The couple have taught the girls a daily mantra, which they recite each morning: ‘I’m somewhere in the future and I’m going to look much better than I look right now…’ This has helped the girls focus more on their future and not their past.
Within six months of opening the house, there was noticeable positive change in majority of the girls and a great improvement in their children’s health. By the eighth month, 30 teenage mothers had transformed and were ready for the second level of rehabilitation. Some were eager to go back to school, while others preferred vocational training especially beauty, hairdressing and secretarial services. The couple secured a loan from a bank and enrolled the girls who wanted to be in school at Kipawa. Others were enrolled at St. Kizito College for secretarial services training and business administration, and others in computer training colleges.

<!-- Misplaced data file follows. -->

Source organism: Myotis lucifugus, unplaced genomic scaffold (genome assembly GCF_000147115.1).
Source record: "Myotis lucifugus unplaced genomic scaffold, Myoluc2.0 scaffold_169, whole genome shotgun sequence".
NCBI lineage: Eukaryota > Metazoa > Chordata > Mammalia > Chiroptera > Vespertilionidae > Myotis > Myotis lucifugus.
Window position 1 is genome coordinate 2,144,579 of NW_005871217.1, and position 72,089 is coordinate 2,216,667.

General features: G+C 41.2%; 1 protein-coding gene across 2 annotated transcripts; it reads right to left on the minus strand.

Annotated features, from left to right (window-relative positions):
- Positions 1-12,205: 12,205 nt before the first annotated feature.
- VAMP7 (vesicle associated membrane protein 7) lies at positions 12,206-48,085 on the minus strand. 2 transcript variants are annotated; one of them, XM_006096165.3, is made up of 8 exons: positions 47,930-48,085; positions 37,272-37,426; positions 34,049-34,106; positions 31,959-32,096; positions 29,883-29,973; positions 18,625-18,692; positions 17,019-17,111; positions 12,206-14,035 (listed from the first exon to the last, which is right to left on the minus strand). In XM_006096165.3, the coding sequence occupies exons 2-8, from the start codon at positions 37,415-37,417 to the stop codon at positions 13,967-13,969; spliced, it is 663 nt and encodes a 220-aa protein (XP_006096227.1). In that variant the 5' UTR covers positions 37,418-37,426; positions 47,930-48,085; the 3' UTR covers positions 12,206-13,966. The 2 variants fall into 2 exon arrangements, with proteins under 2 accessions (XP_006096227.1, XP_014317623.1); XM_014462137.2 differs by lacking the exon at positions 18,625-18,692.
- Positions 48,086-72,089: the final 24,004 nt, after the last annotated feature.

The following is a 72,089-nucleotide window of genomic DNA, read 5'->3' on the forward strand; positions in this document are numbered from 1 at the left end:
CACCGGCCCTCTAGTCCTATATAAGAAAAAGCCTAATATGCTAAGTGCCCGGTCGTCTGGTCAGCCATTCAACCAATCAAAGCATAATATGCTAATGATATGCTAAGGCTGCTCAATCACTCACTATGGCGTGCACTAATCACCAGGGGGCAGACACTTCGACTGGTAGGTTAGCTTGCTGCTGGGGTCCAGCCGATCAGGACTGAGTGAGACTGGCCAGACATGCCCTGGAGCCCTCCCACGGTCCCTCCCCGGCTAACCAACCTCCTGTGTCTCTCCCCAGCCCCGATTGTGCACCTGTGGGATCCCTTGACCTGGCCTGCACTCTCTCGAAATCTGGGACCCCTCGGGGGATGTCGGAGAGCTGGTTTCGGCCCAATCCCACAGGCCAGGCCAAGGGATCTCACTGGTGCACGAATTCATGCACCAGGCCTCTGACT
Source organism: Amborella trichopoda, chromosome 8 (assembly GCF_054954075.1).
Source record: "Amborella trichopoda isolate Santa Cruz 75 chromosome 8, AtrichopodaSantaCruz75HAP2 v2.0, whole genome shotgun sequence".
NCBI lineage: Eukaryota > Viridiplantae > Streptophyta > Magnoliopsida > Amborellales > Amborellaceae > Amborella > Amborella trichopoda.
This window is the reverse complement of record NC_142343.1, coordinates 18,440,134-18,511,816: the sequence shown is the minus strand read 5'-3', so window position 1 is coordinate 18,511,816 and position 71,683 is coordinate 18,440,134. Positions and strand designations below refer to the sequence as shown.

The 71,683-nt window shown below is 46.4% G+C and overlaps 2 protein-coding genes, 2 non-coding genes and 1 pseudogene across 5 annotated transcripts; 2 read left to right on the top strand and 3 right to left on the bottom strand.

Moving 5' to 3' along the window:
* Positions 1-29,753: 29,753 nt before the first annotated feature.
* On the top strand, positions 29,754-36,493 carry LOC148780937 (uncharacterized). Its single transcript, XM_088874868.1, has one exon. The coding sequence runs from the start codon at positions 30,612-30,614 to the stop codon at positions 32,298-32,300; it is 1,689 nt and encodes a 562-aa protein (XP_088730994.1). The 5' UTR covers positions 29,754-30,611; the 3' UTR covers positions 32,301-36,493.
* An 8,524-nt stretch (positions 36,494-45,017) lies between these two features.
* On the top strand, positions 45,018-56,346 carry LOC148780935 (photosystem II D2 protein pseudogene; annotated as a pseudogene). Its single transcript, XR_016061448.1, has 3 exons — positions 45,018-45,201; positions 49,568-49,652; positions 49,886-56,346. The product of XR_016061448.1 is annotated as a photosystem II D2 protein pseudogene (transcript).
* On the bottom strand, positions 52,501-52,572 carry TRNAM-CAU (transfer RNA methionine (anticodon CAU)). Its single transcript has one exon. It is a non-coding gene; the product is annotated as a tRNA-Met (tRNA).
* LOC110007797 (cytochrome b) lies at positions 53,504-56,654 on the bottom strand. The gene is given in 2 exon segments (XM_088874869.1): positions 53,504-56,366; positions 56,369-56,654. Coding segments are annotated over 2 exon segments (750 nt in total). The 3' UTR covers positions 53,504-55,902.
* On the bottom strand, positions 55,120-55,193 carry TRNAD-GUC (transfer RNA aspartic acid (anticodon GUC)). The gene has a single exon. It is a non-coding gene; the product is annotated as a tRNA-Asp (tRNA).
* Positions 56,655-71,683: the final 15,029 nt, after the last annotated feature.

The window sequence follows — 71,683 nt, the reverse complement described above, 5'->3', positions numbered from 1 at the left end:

A rehabilitation centre is born…
After seeing the positive results of their work, the couple was aware of the possibility of the rehabilitated girls sliding back into their old anti-social habits if they continued living in the slums. Some were already under pressure of threats from their previous bosses in crime, while other’s parents were not ready to take care of the children when the girls went to school or college.
The need for a permanent home for the girls and their children became urgent. With help from a friend in the US, the couple was able to acquire the current premises, which houses the Wings of Compassion Rehabilitation Home. The Home was opened in February 2011 with Tabby as the programme director. Those girls who wished to be residents moved in, while those with secure shelter at the slums come in everyday to participate in the programmes. The couple lives in the home with the girls. They have since closed the feeding centre to concentrate their efforts in the home.